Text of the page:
Menu View Form

Per some user requests, I have also set up a demonstration site so you can firebug to your heart's content: http://menuviews.leveltendesign.com. I push blocks on the left and right to show that it integrates well with Menu Block, Nice Menus and Superfish.

Overall, I think Menu View's new face lift will allow this module to reach a new level of maturity and stability that has been greatly needed. Thank you all for your wonderful suggestions in making this module a reality and truly a joy to code!

Stay tuned for next week: Theming Menu Views in Drupal 7

Jun 29 2012
Jun 29

Many of you might be familiar with the module Skinr (http://drupal.org/project/skinr). It gained a lot of support back in Drupal 6 by providing an easier, albeit somewhat verbose, way of dynamically configuring how elements on your site are styled.

When I first started using Skinr, it worked as advertised; however, it ultimately left me with a bitter taste in my mouth. I felt like I was constantly trying to navigate an endless maze while blind-folded. There were options upon options and fieldsets within fieldsets. It had almost everything but the kitchen sink in it.

I never really have been one who enjoys feeling like I’m just wasting my time. So I eventually scrapped this module as being a potential long term candidate for managing customizable styling. Apparently I wasn’t the only one who had these concerns either.

Then the 2.x branch was born. I only started using the 2.x branch because it was the only one available for Drupal 7. They had completely scrapped the old interface and did an amazing amount of work to make Skinr easily maintainable. You can view a list of changes here: http://groups.drupal.org/node/53798.

So if any of you are like me, you probably were thinking: “Skinr, in Drupal 7? I don’t want to make this any more confusing than it has to be!” Well fear not! You can learn how to start Skinr-ing in just 7 easy steps!

Let us know if you're using this module and leave us a comment below!

Oct 12 2011
Oct 12

CTools is a powerful toolbox for Drupal developers, but there are many features of this huge module that aren't well known or used. I would like to share some of my experience with using one of those lesser-known features: CTools Access Rulesets.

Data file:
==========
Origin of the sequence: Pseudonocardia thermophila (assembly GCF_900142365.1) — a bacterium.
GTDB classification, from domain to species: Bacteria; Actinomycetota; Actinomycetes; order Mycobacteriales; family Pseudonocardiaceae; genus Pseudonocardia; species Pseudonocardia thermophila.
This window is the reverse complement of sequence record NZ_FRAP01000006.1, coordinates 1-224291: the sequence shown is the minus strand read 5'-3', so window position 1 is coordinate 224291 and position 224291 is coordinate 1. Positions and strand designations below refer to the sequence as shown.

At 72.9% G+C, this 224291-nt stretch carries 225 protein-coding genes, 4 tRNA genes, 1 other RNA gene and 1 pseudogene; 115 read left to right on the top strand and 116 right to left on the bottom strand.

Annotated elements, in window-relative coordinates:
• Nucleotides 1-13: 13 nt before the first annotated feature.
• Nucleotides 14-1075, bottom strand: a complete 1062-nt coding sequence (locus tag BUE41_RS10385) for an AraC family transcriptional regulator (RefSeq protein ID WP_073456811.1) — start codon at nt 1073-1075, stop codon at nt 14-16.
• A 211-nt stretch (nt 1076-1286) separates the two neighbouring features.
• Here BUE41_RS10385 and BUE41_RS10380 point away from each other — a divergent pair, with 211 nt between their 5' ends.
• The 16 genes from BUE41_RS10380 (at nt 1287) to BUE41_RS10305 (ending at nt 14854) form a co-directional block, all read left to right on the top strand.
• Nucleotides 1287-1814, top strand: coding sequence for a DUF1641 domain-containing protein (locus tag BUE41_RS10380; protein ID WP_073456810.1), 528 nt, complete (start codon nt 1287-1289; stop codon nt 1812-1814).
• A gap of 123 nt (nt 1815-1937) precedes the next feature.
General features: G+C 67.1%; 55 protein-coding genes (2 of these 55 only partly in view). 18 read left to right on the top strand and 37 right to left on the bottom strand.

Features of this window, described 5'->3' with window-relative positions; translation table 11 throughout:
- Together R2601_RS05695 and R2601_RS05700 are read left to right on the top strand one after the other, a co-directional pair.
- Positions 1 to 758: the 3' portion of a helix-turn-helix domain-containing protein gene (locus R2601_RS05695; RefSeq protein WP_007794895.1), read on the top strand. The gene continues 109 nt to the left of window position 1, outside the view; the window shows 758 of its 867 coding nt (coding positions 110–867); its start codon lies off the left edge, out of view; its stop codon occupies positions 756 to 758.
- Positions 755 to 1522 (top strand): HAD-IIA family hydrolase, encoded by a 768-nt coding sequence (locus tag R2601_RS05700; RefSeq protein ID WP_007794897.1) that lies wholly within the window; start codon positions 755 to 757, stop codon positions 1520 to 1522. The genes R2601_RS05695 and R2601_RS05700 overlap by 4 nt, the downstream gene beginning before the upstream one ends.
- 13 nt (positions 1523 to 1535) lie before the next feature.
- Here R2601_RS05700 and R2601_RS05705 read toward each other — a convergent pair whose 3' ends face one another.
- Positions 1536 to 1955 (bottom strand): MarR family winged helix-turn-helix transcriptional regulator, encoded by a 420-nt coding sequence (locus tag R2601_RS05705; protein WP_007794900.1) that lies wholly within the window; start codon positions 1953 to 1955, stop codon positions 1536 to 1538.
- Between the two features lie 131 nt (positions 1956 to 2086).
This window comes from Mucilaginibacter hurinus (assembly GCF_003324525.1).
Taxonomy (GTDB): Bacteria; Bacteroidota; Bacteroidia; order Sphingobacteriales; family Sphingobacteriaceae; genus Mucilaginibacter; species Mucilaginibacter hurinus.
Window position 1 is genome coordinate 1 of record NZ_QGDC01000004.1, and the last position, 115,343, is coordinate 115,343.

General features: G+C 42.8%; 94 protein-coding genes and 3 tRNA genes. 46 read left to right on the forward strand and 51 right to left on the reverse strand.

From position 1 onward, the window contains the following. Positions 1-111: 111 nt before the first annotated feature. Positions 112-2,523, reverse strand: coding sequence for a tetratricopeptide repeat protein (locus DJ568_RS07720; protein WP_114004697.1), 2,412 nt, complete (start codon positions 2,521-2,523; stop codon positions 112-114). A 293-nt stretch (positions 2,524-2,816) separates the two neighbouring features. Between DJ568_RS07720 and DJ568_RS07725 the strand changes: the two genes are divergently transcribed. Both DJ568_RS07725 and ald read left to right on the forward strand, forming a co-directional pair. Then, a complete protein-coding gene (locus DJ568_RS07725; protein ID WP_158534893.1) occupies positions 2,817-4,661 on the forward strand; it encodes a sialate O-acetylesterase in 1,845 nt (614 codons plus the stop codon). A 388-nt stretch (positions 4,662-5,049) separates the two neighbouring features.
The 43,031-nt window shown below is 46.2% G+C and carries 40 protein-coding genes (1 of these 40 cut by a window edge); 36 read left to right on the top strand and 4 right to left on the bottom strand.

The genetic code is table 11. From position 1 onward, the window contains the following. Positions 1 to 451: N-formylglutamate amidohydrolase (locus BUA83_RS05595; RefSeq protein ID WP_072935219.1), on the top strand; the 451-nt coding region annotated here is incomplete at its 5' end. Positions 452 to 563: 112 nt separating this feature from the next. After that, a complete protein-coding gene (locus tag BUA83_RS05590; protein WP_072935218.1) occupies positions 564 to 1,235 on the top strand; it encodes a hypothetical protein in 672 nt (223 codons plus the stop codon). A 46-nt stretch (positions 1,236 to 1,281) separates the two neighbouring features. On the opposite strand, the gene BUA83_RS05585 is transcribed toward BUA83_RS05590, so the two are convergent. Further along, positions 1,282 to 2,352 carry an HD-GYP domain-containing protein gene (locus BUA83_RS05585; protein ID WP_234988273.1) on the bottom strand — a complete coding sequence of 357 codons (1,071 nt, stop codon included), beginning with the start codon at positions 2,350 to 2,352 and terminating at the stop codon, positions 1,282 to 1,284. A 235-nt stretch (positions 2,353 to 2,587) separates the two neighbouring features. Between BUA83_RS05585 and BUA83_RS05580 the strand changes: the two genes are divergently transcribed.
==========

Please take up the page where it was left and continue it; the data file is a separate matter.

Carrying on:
In this article you'll learn how to utilize the nice CTools Access Rulesets GUI in combination with some custom code to limit file downloads based on certain criteria. This promotes generic code and separates the access logic out to a place where it is customizable by a site administrator.

This gives you the ability to use flexible and powerful Panels selection rules outside of Panels.

Introduction

CTools Access Rulesets allow you to create access rules based on different contexts. It is widely used in page manager when we define rules for access to the page. When we enable the ctools_access_ruleset module, we use a UI to create our own access rules (admin/structure/ctools-rulesets/list).

One way we recently used this functionality was to limit private file downloads. I wanted to have a flexible rule that was customizible via UI, one that I would be able to extend if client's requirements changed (and I knew they would). To manage this, we wrote our own module and used hook_file_download to trigger our ctools access ruleset to determine whether we should allow the user to download the file or not.

We decided to base access control on taxonomy terms linked to the node that have the file attached. To do this we can create a ruleset that will have the context as nodes and there we check for the condition of whether or not the specified taxonomy terms are attached to these nodes.

Setting up the rule (in the GUI)

The screenshots below (click to enlarge) will allow us to see the UI interface to see the how to set it up.

First we need to open the list of access rulesets: admin/structure/ctools-rulesets/list

Each rule consists of three parts: basic infomation, contexts, and rules. Basic information is the name and description. I will skip this part.

For the Contexts we add the required context Node.

We also add the Relation to the taxonomy term we want to use. In my case, the term is from the Category vocabulary.


Now lets look at the settings of the Rules.


We have only one Rule based on a taxonomy term. The settings are as follows:


Creating the code

Now let's see how we can execute the ctools ruleset in our own module.

The key function is ctools_access($access, $context). $context is the array of contexts that we pass to the ruleset. $access is the configuration array. The machine name of my ruleset is document_download_rule.

<?php
 
// Prepare arguments for ctools_access().
  // Name of created ruleset is document_download_rule.
 
$access = array('plugins' => array(
    
0 => array(
      
'name' => 'ruleset:document_download_rule',
      
'settings' => NULL,
      
'context' => array('node_context'),
      
'not' => FALSE,
     ),
   ),
  
'logic' => 'and',